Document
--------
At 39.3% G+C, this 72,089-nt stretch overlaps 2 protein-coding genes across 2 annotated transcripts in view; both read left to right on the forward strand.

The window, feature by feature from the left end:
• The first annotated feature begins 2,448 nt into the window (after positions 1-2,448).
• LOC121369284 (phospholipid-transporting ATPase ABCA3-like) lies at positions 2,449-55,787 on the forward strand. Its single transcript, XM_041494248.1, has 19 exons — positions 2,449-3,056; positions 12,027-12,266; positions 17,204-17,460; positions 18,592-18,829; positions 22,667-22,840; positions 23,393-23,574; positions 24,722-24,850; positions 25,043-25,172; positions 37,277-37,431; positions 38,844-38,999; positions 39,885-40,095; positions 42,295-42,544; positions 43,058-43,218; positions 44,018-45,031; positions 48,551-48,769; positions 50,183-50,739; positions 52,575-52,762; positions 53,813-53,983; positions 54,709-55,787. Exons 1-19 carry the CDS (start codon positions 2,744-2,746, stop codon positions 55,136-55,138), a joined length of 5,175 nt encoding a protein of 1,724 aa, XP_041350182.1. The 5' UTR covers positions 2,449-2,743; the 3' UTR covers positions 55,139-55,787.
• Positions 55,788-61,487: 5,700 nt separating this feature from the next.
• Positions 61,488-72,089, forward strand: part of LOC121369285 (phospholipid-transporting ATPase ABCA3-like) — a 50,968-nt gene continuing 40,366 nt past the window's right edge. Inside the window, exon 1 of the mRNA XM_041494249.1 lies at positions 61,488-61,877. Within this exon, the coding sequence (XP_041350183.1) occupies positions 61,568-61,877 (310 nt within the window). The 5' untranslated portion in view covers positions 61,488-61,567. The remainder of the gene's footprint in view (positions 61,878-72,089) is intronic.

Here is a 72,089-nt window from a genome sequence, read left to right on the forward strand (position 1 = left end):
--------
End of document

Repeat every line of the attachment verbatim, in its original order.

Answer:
At 39.3% G+C, this 72,089-nt stretch overlaps 2 protein-coding genes across 2 annotated transcripts in view; both read left to right on the forward strand.

The window, feature by feature from the left end:
• The first annotated feature begins 2,448 nt into the window (after positions 1-2,448).
• LOC121369284 (phospholipid-transporting ATPase ABCA3-like) lies at positions 2,449-55,787 on the forward strand. Its single transcript, XM_041494248.1, has 19 exons — positions 2,449-3,056; positions 12,027-12,266; positions 17,204-17,460; positions 18,592-18,829; positions 22,667-22,840; positions 23,393-23,574; positions 24,722-24,850; positions 25,043-25,172; positions 37,277-37,431; positions 38,844-38,999; positions 39,885-40,095; positions 42,295-42,544; positions 43,058-43,218; positions 44,018-45,031; positions 48,551-48,769; positions 50,183-50,739; positions 52,575-52,762; positions 53,813-53,983; positions 54,709-55,787. Exons 1-19 carry the CDS (start codon positions 2,744-2,746, stop codon positions 55,136-55,138), a joined length of 5,175 nt encoding a protein of 1,724 aa, XP_041350182.1. The 5' UTR covers positions 2,449-2,743; the 3' UTR covers positions 55,139-55,787.
• Positions 55,788-61,487: 5,700 nt separating this feature from the next.
• Positions 61,488-72,089, forward strand: part of LOC121369285 (phospholipid-transporting ATPase ABCA3-like) — a 50,968-nt gene continuing 40,366 nt past the window's right edge. Inside the window, exon 1 of the mRNA XM_041494249.1 lies at positions 61,488-61,877. Within this exon, the coding sequence (XP_041350183.1) occupies positions 61,568-61,877 (310 nt within the window). The 5' untranslated portion in view covers positions 61,488-61,567. The remainder of the gene's footprint in view (positions 61,878-72,089) is intronic.

Here is a 72,089-nt window from a genome sequence, read left to right on the forward strand (position 1 = left end):